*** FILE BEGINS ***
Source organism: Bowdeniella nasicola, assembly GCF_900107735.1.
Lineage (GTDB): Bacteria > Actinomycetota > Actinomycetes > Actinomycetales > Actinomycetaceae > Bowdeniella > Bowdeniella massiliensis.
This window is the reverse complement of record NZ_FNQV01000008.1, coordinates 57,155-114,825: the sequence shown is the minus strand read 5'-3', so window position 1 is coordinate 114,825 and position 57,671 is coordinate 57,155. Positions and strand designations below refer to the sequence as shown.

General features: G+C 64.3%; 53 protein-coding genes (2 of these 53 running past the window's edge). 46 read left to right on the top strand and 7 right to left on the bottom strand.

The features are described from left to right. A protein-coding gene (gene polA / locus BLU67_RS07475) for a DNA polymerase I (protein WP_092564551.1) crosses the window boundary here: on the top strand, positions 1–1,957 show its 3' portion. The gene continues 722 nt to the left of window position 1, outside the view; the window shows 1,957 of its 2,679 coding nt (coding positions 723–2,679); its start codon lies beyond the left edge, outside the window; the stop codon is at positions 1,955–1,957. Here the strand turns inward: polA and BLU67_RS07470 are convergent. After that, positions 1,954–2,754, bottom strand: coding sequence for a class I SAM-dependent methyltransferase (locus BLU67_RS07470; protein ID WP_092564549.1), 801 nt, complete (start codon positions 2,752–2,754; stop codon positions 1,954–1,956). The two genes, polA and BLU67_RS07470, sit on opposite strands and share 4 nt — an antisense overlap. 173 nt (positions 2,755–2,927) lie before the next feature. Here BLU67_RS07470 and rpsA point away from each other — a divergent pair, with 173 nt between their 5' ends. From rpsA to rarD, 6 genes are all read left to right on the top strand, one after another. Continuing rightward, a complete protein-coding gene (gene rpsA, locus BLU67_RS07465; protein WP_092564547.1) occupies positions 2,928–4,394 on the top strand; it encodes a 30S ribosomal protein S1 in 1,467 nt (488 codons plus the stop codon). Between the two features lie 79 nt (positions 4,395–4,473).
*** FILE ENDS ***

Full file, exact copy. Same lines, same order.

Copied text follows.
Source organism: Bowdeniella nasicola, assembly GCF_900107735.1.
Lineage (GTDB): Bacteria > Actinomycetota > Actinomycetes > Actinomycetales > Actinomycetaceae > Bowdeniella > Bowdeniella massiliensis.
This window is the reverse complement of record NZ_FNQV01000008.1, coordinates 57,155-114,825: the sequence shown is the minus strand read 5'-3', so window position 1 is coordinate 114,825 and position 57,671 is coordinate 57,155. Positions and strand designations below refer to the sequence as shown.

General features: G+C 64.3%; 53 protein-coding genes (2 of these 53 running past the window's edge). 46 read left to right on the top strand and 7 right to left on the bottom strand.

The features are described from left to right. A protein-coding gene (gene polA / locus BLU67_RS07475) for a DNA polymerase I (protein WP_092564551.1) crosses the window boundary here: on the top strand, positions 1–1,957 show its 3' portion. The gene continues 722 nt to the left of window position 1, outside the view; the window shows 1,957 of its 2,679 coding nt (coding positions 723–2,679); its start codon lies beyond the left edge, outside the window; the stop codon is at positions 1,955–1,957. Here the strand turns inward: polA and BLU67_RS07470 are convergent. After that, positions 1,954–2,754, bottom strand: coding sequence for a class I SAM-dependent methyltransferase (locus BLU67_RS07470; protein ID WP_092564549.1), 801 nt, complete (start codon positions 2,752–2,754; stop codon positions 1,954–1,956). The two genes, polA and BLU67_RS07470, sit on opposite strands and share 4 nt — an antisense overlap. 173 nt (positions 2,755–2,927) lie before the next feature. Here BLU67_RS07470 and rpsA point away from each other — a divergent pair, with 173 nt between their 5' ends. From rpsA to rarD, 6 genes are all read left to right on the top strand, one after another. Continuing rightward, a complete protein-coding gene (gene rpsA, locus BLU67_RS07465; protein WP_092564547.1) occupies positions 2,928–4,394 on the top strand; it encodes a 30S ribosomal protein S1 in 1,467 nt (488 codons plus the stop codon). Between the two features lie 79 nt (positions 4,395–4,473).